The Living Uplands project was founded to focus attention on the sixth most endangered bird in the UK, the Black Grouse. The Black Grouse are best known for the males gathering on what is known as a ‘lek’. Males gather on the lek and display their feathers to attact a mate, particularly in April & May.

Living Uplands offers  teachers  a FREE cross-curricular education pack, bringing nature to the classroom. This offers schools the opportunity to bring nature into their classrooms. With particular focus on the drama of the Black Grouse lek, this project links directly to Keystage 1 & 2 curriculum and is an effective way to enhance Science and Literacy skills, and to promote pupil creativity and confidence.

There are pictures and videos, and occasional blog pieces on life on the Durham moors. This educational project will provide children and teachers a window into the upland moorlands and to see birdlife at first hand.

For access to our FREE educational resources, a school needs only to register with the site. This provides full access to the online resource. 

Durham Wildlife Trust is keen to develop this site further, and schools’ feedback will be invaluable.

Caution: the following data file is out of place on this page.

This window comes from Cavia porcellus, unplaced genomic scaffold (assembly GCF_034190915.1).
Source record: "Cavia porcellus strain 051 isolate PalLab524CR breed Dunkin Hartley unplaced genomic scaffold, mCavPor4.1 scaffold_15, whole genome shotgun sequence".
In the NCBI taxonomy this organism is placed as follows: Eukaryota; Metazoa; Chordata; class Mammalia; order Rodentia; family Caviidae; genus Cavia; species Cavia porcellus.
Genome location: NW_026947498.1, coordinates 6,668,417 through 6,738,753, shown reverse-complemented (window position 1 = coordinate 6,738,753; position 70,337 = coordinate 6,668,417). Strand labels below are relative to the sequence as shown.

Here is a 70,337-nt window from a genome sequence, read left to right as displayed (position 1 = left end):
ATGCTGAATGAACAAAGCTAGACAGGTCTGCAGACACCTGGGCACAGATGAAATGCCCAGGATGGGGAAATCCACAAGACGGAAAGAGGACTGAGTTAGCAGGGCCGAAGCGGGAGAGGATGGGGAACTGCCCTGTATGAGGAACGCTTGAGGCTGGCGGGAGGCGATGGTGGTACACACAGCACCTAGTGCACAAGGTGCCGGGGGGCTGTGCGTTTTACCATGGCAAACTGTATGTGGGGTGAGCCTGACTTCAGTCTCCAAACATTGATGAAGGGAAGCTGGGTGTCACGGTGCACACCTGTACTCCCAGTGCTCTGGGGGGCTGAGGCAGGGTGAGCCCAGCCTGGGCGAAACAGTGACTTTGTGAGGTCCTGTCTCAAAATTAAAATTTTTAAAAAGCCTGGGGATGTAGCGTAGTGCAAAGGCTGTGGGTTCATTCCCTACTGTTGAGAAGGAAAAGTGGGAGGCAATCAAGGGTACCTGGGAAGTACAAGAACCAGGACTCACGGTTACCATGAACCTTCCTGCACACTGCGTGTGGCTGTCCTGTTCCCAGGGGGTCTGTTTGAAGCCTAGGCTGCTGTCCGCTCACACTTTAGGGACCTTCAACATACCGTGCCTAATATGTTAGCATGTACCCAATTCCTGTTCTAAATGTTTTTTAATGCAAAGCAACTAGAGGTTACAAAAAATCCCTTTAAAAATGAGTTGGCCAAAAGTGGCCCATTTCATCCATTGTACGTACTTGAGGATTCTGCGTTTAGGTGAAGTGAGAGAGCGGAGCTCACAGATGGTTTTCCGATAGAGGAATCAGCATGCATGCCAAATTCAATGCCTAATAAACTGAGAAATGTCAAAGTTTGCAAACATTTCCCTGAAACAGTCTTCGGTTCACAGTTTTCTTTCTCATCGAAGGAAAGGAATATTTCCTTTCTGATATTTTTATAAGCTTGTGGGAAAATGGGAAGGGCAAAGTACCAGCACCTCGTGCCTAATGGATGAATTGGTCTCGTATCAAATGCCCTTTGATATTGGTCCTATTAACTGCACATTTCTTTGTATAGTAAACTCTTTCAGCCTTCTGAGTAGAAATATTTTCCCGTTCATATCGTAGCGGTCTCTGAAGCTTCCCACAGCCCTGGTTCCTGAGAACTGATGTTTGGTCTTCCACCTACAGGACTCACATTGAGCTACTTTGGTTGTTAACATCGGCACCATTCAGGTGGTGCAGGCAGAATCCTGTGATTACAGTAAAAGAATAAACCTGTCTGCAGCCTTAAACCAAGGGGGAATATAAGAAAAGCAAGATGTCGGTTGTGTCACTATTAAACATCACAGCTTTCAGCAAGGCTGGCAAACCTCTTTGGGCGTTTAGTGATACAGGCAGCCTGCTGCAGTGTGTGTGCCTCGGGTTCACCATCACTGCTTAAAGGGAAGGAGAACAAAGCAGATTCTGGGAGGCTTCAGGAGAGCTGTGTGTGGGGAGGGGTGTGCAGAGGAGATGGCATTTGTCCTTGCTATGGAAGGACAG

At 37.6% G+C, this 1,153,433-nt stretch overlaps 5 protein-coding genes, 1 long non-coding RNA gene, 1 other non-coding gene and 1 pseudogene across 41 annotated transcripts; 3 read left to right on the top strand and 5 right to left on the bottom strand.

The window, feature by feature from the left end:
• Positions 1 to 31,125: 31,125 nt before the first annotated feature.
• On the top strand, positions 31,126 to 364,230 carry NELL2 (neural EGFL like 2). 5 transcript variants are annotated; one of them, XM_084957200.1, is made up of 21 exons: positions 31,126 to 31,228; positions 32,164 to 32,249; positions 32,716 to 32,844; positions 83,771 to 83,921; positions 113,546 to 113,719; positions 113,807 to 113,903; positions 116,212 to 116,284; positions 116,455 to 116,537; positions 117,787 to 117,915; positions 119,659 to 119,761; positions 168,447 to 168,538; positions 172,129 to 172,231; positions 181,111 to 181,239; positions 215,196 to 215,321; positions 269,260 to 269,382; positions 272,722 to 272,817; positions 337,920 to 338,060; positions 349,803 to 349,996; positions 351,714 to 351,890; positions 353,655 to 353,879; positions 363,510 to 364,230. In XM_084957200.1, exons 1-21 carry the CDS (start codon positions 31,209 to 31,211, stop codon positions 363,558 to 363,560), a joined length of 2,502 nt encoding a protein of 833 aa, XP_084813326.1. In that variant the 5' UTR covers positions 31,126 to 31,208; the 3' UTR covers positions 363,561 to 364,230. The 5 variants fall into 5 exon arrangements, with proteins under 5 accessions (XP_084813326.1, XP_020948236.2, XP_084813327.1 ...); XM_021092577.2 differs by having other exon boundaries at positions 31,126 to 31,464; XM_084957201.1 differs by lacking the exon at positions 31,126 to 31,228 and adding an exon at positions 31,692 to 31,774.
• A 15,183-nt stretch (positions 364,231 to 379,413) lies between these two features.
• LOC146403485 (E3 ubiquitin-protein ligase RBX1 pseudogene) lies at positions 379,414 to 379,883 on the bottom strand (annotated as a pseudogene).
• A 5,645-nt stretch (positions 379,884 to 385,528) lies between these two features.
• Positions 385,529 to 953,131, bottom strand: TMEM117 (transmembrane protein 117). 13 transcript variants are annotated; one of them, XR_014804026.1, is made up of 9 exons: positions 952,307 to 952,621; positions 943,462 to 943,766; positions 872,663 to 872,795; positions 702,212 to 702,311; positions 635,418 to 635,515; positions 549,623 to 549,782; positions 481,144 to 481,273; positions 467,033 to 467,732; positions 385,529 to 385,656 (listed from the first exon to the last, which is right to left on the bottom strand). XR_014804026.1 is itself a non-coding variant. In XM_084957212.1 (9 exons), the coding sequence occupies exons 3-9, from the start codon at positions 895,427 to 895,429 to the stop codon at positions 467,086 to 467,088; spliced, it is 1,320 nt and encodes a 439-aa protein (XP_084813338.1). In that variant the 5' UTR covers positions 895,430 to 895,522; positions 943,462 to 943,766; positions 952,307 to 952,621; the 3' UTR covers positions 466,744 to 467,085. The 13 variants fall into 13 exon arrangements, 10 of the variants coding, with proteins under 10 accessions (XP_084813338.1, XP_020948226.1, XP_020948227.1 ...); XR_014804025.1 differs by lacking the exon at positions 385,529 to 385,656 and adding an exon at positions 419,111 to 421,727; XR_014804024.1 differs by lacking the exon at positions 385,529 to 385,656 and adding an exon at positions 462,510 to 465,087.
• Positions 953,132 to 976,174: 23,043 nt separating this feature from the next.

Durham Wildlife Trust would like to thank the farm owner who has made this project possible. For the security of the Black Grouse population our partner  remains anonymous.


Recent Updates

Counting the birdlife

July 20th, 2017

As we reported in May, we have started a long-term project to monitor the birdlife on the moor.  Annual monitoring is an excellent way to better understand bird populations and to make, or adjust, intervention on the moor to assist and assure healthy bird populations. The more information we gather, the more years we gather… Read more »

Spring brings new challenges

May 16th, 2017

This spring on the moor we have two exciting projects to report. First, a professional photographer visited to capture the Black Grouse at the peak of the lekking period, when the grey hen grouse come to pick the best of the Black Grouse males from the early morning displays of plumage and display. A selection… Read more »

Summer is on its way.

May 16th, 2016

Through the spring we had a MammalCam in the woods. Where the hare, badger and squirrel rummaged around at night. When Spring arrived a feeder was placed close to the farm, and birds arrived quickly. First Grouse. Pheasant too. And with Summer on the way, the Black Grouse are back on the lek, from before… Read more »

Spring is coming

February 15th, 2016

It is still very cold on the moor, and wet. Since last October there has been a Mammal Cam placed in pastures, part of a Durham Wildlife Trustproject. You can see more on the Durham Wildlife Trust website here. In the Autumn there were lots of visitors to the pastures, at all times of the… Read more »